Transfer pricing is used when two affiliated companies exchange goods. It should be calculated using the arms-length principal, which states that the price charged should be equivalent to the price that would be charged by a third-party. Tax authorities pay special attention to transfer pricing as companies may undervalue the exchange of their products in order to avoid a larger tax bill, resulting in burdensome compliance procedures and tax disputes.
Under the safe harbor policy, income tax authorities will accept the transfer prices declared by associated entities operating in different tax jurisdictions.
Aug. 12 – India’s import and export system is governed by the Foreign Trade (Development & Regulation) Act of 1992 and India’s Export Import (EXIM) Policy. Imports and exports of all goods are free, except for the items regulated by the EXIM policy or any other law currently in force. Registration with regional licensing authority is a prerequisite for the import and export of goods. The customs will not allow for clearance of goods unless the importer has obtained an Import Export Code (IEC) from the regional authority.
The Indian Trade Classification (ITC)-Harmonized System (HS) classifies goods into three categories:
Includes holiday schedules for the rest of 2013
By Dezan Shira & Associates
Aug. 6 – India is a land of cultural diversity. It is one of the oldest civilizations in the world and is a complicated mixture of old and new traditions from the West and East. The vivacity of the large cities, the variety of people, the mêlée of sounds, the richness of colors and smells and the unpredictable nature of day-to-day life all defines India. If you are planning to do business with or in India, it is important to try and understand the astonishing richness of this vibrant culture.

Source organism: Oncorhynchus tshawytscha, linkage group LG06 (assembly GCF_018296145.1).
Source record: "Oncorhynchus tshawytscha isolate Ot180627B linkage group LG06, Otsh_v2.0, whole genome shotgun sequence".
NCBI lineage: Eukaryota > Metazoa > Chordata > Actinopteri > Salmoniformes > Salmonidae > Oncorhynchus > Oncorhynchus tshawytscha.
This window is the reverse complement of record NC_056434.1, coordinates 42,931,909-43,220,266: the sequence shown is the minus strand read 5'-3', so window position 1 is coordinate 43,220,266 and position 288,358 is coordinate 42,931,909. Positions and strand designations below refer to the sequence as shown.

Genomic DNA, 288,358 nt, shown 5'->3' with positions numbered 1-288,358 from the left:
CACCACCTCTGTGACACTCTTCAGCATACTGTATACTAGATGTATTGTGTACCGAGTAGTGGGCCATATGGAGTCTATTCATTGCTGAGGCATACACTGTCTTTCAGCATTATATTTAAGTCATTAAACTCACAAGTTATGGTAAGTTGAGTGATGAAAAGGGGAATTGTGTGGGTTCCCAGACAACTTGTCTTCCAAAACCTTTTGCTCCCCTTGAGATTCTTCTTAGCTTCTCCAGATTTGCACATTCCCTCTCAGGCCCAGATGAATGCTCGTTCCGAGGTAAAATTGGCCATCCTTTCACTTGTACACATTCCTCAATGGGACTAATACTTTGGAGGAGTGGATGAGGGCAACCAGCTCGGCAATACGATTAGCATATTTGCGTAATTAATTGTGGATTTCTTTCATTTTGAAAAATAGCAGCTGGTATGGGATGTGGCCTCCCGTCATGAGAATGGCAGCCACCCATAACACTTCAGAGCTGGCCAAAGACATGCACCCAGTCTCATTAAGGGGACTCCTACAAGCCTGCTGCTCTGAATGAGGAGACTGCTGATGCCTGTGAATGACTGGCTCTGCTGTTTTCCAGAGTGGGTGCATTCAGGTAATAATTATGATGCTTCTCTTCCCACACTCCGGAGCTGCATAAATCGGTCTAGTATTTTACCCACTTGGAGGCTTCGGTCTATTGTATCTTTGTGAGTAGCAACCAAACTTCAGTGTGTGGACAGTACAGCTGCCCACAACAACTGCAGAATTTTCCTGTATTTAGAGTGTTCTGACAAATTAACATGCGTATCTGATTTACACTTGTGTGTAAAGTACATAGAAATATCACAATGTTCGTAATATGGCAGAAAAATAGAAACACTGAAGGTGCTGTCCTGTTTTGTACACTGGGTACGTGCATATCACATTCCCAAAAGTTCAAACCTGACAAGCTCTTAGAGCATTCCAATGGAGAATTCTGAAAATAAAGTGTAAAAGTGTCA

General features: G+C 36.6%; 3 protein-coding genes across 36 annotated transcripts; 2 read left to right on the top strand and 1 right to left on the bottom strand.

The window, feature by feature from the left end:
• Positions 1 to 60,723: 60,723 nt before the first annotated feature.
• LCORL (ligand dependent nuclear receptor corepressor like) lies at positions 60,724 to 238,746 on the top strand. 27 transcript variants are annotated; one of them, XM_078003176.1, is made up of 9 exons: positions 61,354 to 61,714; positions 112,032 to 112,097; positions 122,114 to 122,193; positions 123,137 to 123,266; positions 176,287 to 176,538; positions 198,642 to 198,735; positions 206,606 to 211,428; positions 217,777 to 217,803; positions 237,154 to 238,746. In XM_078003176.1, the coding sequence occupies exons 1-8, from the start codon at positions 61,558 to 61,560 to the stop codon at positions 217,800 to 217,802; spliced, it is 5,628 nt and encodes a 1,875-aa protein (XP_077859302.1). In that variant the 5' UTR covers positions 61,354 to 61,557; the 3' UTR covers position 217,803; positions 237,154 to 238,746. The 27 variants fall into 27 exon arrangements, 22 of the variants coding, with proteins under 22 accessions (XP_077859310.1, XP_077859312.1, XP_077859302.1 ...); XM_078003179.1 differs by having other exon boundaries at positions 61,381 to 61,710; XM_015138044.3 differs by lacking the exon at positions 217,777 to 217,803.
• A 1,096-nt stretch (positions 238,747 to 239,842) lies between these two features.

Given how complex a country India is, it is important to not impart generic conclusions on how to do business there. Regionalism, industry, and people are all factors that need to be taken into account when doing business in India. Behavior, etiquette and approach may need to be modified depending on whom you are working with.
[Editor's note: this article was originally published on Aug. 5, 2013, but has been since updated to reflect recently passed amendments]
Aug. 15 – Foreign investors wishing to take advantage of development zones for export-related manufacturing and assembly, and obtaining tax incentives when doing so, may consider establishing a presence in one of India’s special economic zones (SEZs).
India first allowed SEZs after its passage of the Special Economic Zones Act, 2005 on 23 June 2005. The Act provides for the establishment, development and management of SEZs for the promotion of exports and related activities.
Basically, a SEZ is a geographical region designed to export goods and provide employment opportunities that is exempt from certain federal laws regarding taxes, quotas, FDI-bans and labor laws in order to competitively price goods made there. SEZs also include free trade zones, export processing zones, free zones, industrial parks or industrial estates, free economic zones and urban enterprise zones
Indian SEZs closely follow the successful Chinese SEZ model and, like China, foreign-invested businesses may be established in SEZs for the manufacturing of goods, the provisioning of services, and other activities including processing, assembling, trading, repairing and reconditioning.
India’s SEZ sectors are classified into four types:
- Special Economic Zones for Multiple Sectors
- Special Economic Zones for Specific Sectors
- Special Economic Zones for Free Trade and Warehousing
- Special Economic Zones for IT/ITES/Handicraft and Other Industries